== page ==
The long-term goal of this of this research is to identify new genetic causes of congenital neutropenia and characterize their molecular mechanisms of disease pathogenesis. Severe congenital neutropenia (SCN) is an inborn disorder of granulopoiesis characterized by severe chronic neutropenia from birth, premature death secondary to infectious complications, and transformation to myeloid malignancy. Approximately one-third of cases do not have a known genetic cause. We performed whole exome sequencing of 85 cases of congenital neutropenia. Heterozygous missense mutations of CLPB, encoding caseinolytic peptidase B, were identified in 6 of 45 (13%) ELANE-negative SCN cases; we subsequently identified heterozygous CLPB mutations in an additional 3 cases of SCN that were not part of our original cohort. CLPB encodes for caseinolytic peptidase B, an ATPase implicated in protein folding and mitochondrial function. Prior studies showed that biallelic mutations of CLPB are associated with a syndrome of 3-methylglutaconic aciduria, cataracts, neurologic disease, and variable neutropenia. However, these mutations are distinct from those seen in our series, which are heterozygous and cluster near the ATP binding pocket. Preliminary data show that CRISPR-Cas9 gene editing to inactivate CLPB or lentiviral-mediated overexpression of mutant CLPB in human CD34+ cells results in impaired granulocytic differentiation. Collectively, these data suggest that heterozygous mutations of CLPB are a new and relatively common cause of SCN. In this proposal, we will examine molecular mechanisms by which mutant CLPB disrupts granulopoiesis. We also will identify and biologically validate, using a similar approach, other potential neutropenia-causing gene mutations identified by current and ongoing sequencing of congenital neutropenia cases. The following specific aims are proposed.
Aim 1 : To define the spectrum of CLPB mutations that disrupt granulopoiesis. We will use lentiviral- mediated overexpression in human CD34+ cells to systematically assess the impact on granulopoiesis of CLPB mutations identified in patients with congenital neutropenia, including the biallelic mutations found in syndromic cases.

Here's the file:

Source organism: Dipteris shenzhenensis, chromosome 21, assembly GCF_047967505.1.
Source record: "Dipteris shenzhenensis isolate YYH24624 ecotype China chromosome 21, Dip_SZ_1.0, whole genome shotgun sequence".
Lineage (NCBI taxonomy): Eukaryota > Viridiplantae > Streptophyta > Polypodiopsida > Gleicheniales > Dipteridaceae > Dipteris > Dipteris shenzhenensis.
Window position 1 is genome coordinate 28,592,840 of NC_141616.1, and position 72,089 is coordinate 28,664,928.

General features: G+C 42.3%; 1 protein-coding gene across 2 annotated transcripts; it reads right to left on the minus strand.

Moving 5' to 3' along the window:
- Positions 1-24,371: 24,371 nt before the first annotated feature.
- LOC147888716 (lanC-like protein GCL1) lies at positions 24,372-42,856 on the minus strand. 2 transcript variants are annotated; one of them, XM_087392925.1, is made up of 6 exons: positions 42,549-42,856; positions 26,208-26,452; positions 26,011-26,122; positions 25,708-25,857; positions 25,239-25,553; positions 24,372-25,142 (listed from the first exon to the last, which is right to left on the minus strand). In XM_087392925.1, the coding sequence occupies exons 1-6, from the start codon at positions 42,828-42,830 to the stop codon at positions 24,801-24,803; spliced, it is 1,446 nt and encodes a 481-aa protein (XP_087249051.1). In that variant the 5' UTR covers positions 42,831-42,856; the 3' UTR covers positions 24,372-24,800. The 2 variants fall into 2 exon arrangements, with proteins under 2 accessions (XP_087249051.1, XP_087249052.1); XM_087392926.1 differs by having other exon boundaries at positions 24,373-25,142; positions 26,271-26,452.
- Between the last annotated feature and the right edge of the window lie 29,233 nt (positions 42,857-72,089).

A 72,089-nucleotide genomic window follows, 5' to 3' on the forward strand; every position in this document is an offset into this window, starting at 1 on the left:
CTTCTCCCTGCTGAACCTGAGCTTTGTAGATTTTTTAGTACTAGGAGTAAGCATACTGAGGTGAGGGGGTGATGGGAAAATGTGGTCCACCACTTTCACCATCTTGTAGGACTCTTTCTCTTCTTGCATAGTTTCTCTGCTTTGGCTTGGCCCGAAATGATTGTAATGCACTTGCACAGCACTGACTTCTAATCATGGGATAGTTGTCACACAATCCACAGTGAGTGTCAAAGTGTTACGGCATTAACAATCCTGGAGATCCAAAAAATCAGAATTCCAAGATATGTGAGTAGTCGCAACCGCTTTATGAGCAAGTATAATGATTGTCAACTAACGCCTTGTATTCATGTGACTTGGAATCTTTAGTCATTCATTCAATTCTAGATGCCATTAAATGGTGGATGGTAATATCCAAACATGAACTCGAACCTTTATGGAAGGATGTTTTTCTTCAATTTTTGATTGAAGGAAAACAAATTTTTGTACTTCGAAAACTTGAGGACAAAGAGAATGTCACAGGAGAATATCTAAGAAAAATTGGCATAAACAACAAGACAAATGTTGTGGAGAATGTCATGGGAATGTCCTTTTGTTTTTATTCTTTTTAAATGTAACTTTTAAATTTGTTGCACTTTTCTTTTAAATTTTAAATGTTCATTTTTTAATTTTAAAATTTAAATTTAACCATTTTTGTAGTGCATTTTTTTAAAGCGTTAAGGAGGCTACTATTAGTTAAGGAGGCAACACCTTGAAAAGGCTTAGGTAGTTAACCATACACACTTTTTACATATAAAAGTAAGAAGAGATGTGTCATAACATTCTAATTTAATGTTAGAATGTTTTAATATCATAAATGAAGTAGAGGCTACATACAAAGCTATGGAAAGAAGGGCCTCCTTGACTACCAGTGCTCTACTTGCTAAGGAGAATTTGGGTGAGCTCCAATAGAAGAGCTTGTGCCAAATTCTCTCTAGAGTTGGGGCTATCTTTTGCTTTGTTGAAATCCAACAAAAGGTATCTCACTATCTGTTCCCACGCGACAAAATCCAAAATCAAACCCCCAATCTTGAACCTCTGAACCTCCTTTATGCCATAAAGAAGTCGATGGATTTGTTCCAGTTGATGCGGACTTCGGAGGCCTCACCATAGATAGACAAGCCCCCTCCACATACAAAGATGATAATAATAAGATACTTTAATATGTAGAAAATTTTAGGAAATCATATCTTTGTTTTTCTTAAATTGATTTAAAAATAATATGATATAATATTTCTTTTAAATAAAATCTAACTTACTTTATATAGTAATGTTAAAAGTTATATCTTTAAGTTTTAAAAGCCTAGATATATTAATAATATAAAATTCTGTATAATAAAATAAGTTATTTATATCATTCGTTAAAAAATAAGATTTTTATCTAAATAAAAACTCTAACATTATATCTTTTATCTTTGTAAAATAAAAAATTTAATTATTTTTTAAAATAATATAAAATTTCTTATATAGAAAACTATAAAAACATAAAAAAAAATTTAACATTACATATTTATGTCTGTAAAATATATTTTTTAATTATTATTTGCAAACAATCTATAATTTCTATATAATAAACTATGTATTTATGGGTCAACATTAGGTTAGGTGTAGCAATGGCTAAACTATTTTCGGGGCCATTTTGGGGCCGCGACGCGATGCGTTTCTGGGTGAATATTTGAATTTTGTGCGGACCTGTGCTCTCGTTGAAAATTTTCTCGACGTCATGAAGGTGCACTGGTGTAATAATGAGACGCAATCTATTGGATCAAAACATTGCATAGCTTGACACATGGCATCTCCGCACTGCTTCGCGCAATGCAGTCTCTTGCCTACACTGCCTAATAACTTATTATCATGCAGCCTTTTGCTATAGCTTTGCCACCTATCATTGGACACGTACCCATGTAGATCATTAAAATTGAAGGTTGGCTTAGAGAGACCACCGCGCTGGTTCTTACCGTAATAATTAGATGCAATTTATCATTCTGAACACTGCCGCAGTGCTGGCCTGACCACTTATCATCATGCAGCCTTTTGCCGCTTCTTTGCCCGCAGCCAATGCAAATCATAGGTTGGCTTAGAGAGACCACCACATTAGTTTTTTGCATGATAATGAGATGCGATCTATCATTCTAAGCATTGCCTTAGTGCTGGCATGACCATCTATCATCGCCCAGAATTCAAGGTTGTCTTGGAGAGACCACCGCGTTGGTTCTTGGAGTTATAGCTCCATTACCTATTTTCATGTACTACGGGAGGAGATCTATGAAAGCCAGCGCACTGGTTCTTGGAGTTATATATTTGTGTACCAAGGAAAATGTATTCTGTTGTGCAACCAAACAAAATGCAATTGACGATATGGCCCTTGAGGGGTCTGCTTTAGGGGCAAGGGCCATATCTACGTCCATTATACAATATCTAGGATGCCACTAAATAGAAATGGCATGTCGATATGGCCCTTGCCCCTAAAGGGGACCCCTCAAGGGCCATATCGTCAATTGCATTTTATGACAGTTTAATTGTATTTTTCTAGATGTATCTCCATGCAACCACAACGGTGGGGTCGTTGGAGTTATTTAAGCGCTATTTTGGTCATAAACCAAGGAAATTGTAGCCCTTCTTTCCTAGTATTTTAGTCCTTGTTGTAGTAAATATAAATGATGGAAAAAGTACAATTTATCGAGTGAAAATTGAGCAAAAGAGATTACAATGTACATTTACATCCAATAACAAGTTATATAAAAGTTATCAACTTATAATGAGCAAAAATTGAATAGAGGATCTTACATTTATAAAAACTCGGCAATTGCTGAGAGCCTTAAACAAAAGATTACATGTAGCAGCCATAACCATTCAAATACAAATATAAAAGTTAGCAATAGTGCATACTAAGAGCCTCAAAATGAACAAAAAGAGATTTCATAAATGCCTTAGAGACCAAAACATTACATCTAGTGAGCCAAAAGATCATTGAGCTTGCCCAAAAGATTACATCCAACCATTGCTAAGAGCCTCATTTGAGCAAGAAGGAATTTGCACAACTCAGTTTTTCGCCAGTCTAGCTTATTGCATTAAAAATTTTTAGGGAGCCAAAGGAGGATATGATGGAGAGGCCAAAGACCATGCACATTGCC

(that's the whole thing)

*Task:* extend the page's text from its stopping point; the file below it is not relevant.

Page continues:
Aim 2. To characterize mechanisms by which mutations of CLPB disrupt granulopoiesis. We will test the hypothesis that mutant CLPB acts in a dominant fashion to disrupt the chaperone function of CLPB, resulting in impaired activation of the mitochondrial unfolded protein response (UPRMT) and induction of apoptosis in granulocytic precursors.
Aim 3. To identify and validate new genetic causes of congenital neutropenia. We will perform exome sequencing of at least 100 additional cases of congenital neutropenia with no known cause. These data will be interrogated to identify candidate genes for functional validation.

Public Health Relevance

Patients with a reduced number of neutrophils in their blood (termed neutropenia) are at an increased risk for bacterial infections. The goal of this research is to identify new genetic causes of congenital neutropenia and to understand how these mutations disrupt normal neutrophil production. This research will facilitate the rapid diagnosis of patients presenting with neutropenia, improve our understanding of how neutrophil production is regulated, and suggest new strategies to prevent or treat neutropenia.

National Institute of Health (NIH)
National Heart, Lung, and Blood Institute (NHLBI)
Research Project (R01)
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Special Emphasis Panel (ZRG1)
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Qasba, Pankaj
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Washington University
Internal Medicine/Medicine
Schools of Medicine
Saint Louis
United States
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